In the amazing film, "The Martian", there is a montage sequence where everyone is figuring out how to get the Hermes resupplied for it's rescue mission of Space Pirate Mark Watney.

During this sequence, there is a scene where a NASA employee is, through a translator, telling a China National Space Administration that they are using obsolete ideas:

All due respect to your CNSA protocol... but we haven't done things that way... since Apollo 9.
[To Translator] Did he get that?

Apollo 9 being March 3, 1969, almost 60 years before the movie is set in (2020s~2030s).

What protocols is he critiquing here?

And considering Chinese Government restrictions on speech in movies (disparaging the Chinese Government vis-a-vis their national space program), how did this line make it into the final film? Or is it excluded from the Chinese release?

Had the movie likewise disparaged NASA in any way, they would have lost NASA support and the access to the NASA logos, here in the US.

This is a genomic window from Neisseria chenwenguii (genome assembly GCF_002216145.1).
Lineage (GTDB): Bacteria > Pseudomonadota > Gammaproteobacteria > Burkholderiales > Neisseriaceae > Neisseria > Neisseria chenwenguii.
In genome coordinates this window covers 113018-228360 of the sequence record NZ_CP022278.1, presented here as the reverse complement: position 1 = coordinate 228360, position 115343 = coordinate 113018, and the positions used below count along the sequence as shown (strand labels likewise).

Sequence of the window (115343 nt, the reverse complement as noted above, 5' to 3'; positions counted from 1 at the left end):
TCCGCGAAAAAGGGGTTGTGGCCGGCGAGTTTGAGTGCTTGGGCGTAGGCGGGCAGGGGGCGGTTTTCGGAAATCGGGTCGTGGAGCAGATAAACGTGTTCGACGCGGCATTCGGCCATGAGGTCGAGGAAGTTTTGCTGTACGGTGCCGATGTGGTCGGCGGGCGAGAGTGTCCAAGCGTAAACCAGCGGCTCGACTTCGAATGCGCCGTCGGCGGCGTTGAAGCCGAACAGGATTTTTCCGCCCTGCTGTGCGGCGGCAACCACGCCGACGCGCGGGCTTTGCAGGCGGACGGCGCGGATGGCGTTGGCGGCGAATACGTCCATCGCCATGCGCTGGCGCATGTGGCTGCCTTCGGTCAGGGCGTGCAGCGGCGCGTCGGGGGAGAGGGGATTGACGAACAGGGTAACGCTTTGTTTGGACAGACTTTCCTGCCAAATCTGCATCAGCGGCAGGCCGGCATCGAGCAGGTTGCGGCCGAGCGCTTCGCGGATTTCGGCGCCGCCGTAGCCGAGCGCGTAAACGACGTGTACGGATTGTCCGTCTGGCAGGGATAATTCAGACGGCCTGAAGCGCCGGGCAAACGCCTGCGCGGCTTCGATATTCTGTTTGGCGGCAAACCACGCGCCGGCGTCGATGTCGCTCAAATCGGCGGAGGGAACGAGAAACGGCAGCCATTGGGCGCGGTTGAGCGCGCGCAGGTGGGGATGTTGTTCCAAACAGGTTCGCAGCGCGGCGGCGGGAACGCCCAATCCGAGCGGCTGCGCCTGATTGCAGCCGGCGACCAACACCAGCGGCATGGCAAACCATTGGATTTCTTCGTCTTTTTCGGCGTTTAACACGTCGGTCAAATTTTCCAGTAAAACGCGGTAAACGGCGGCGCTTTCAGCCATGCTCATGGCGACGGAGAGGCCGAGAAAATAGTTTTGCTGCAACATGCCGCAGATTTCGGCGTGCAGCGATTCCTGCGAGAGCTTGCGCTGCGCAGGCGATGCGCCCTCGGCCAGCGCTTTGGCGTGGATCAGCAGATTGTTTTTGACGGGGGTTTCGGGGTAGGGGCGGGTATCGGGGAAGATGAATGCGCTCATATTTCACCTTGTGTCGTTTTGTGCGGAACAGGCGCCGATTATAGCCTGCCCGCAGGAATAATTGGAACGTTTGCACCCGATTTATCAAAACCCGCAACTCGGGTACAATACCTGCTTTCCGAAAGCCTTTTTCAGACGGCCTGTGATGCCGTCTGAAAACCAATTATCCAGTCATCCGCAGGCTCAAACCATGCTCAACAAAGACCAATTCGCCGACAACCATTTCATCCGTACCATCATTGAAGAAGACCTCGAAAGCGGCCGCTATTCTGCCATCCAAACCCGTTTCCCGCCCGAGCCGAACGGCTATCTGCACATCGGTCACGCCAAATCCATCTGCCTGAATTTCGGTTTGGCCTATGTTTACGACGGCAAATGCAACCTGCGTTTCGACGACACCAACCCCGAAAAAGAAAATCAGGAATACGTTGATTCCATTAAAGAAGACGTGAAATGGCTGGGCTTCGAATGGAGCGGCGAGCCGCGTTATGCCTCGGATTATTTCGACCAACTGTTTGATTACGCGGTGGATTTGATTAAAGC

1 Answer 1


The exact protocol in question is not defined, neither in the movie nor the book.

By Apollo 9, many procedures had been performed and documented; rendezvous, docking, transfers, launch windows, etc. but the protocols were no doubt tightened to increase safety margins. It could be any of these protocols.

If I were to guess, I'd say it would be something about launch or transfer timing. These are things that are incredibly specific and difficult to correctly predict months in advance.

  • 1
    Apollo 9 didn't leave earth orbit, but it was NASA's first docking of 2 manned vehicles.
    – iandotkelly
    Aug 11, 2016 at 5:16
  • Probably the docking into an open, manned airlock.
    – OrangeDog
    Jul 24, 2019 at 22:43

You must log in to answer this question.

Not the answer you're looking for? Browse other questions tagged .